Crowdsourced Commerce: The Stunning Simplicity of Fancy

Social commerce website Fancy has racked up US$53 million in funding from investors including American Express and actor Will Smith, according to press reports citing a July 3 SEC filing.

The company currently is valued at $600 million. Fancy reportedly brings in about $3 million per month, and its backers include Twitter cofounder Jack Dorsey.

The cash from its most recent round reportedly will be used to help expand Fancy’s online store, which sells a broad range of products including quirky gadgets, home goods and apparel. Some of the popular items currently featured include a scooter with an attached cooler, a foldable bike helmet, and a hot dog toaster.

Users locate items of interest on other online retail sites and then post them to Fancy. Visitors can click on an item, indicating they “fancy” it — similar to Liking something on Facebook — and the products that receive the most interest are displayed more prominently on the site. Any of the products found on Fancy can be purchased without leaving the site.

The company personalizes the online shopping or gift-giving experience by offering customized recommendations. Users can fill out an online form with a detailed description of the type of item they’re looking for, as well as their desired price range, then receive an email with ideas for gifts available on the site.

Crowdsourcing Commerce

Fancy likely drew much of its investor attention when it revealed it was bringing in $3 million per month in revenue, but a smart investor would also be impressed with the way it optimizes its customer interactions, said Ron Rule, CEO of Coracent.

“I love things that are brilliantly simple, and Fancy takes the cake,” he told the E-Commerce Times.

“While eBay, Amazon and even some of the smaller shopping cart solutions are developing complex predictive algorithms to try to get inside their customers’ heads and figure out what products they’ll like, Fancy gets to circumvent all of that because users just tell them what they like and can buy it right there.”

Fancy’s users also are more likely to be loyal customers, checking in to see what other savvy shoppers have found or to post more finds of their own, said Mitch Joel, president of Twist Image.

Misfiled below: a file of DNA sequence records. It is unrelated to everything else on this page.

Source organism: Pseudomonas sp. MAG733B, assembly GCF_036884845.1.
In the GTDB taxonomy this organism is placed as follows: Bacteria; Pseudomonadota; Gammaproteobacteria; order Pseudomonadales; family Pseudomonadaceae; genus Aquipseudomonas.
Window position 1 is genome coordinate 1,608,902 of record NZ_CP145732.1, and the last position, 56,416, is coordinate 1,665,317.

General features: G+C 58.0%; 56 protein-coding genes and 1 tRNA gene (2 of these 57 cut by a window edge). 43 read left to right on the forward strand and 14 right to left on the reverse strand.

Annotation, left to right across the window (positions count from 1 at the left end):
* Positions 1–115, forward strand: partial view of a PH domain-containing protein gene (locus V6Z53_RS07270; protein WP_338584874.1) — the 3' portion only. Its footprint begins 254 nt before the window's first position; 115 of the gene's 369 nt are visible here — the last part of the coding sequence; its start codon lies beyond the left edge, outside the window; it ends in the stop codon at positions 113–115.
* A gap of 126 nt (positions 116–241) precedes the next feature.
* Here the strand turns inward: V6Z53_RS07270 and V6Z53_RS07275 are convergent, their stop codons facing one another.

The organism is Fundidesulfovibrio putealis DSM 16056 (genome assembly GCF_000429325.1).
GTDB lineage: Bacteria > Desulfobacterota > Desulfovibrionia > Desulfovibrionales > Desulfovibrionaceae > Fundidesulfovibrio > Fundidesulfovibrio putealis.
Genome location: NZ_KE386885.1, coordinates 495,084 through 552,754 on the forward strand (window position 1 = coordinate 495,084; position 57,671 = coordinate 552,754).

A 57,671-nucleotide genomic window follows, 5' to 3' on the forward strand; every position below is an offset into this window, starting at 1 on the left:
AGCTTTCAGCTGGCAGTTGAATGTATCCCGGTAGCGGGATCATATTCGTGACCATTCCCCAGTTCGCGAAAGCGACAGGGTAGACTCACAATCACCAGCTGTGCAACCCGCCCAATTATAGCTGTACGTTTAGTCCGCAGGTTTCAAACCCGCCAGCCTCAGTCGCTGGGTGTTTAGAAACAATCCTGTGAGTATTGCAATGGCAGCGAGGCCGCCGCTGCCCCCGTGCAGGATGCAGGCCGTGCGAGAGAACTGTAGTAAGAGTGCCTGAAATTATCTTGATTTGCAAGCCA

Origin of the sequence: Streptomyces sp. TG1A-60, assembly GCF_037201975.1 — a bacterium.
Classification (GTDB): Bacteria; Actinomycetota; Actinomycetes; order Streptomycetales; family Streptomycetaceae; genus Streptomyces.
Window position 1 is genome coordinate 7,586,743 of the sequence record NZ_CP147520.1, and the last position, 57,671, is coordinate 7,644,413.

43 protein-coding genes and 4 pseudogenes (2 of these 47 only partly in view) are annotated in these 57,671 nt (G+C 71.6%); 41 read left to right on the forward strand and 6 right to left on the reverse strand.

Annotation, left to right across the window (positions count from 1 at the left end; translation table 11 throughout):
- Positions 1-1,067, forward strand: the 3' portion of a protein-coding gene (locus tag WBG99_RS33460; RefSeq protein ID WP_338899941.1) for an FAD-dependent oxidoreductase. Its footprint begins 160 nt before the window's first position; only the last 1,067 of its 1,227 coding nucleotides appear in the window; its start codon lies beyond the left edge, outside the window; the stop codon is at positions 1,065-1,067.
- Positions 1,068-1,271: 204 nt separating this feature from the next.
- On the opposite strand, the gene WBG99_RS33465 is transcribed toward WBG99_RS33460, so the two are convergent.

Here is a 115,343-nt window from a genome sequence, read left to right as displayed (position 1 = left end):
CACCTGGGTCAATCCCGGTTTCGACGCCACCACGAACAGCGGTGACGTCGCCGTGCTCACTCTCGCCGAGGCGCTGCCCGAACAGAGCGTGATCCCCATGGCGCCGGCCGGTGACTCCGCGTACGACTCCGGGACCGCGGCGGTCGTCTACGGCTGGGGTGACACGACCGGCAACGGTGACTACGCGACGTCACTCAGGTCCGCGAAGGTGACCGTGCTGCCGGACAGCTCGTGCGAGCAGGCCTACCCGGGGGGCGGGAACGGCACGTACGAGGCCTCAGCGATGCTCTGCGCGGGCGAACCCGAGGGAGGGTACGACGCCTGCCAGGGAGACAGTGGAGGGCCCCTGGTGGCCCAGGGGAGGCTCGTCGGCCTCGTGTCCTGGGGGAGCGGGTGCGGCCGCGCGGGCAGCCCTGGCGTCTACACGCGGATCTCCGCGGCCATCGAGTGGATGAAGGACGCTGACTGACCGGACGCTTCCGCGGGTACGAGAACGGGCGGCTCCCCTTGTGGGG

“Loyalty isn’t about clicking on an offer,” he told the E-Commerce Times. “Loyalty is about building the true relationship.”

Mixing Pinterest and Amazon

Fancy’s crowdsourced catalog of unique items found on the Web has drawn comparisons to Pinterest, the popular social site where that lets users “pin” images such as recipes, workouts, decorating ideas and style tips to their personal pages. The two sites display many similar products and both target users who are going to spread the word about their online finds.

Pinterest and Fancy differ in the way they think of their users, though, said Coracent’s Rule. Fancy has always attempted to monetize its customers in the same way that Amazon has, for example. Pinterest, on the other hand, hasn’t integrated purchasing directly with its site.

Some brands may have figured out how to maximize the return on their Pinterest presence, and the company has started to offer more deals to marketers to help them drive purchases via the site, but users can’t get a gift recommendation, buy it and ship it all without leaving Pinterest.

It’s still too early to tell whether Fancy will be a longlasting model of success in a relatively new social commerce space, Rule added. However, if the recent round of investor interest continues, it could be paving the way for a new social commerce business model.

“The Fancy has already overcome the obstacle of figuring out what products buyers want,” he noted, “and I think we’ll see efforts from Pinterest and Amazon to get in on this style of pure consumer-driven e-commerce.”

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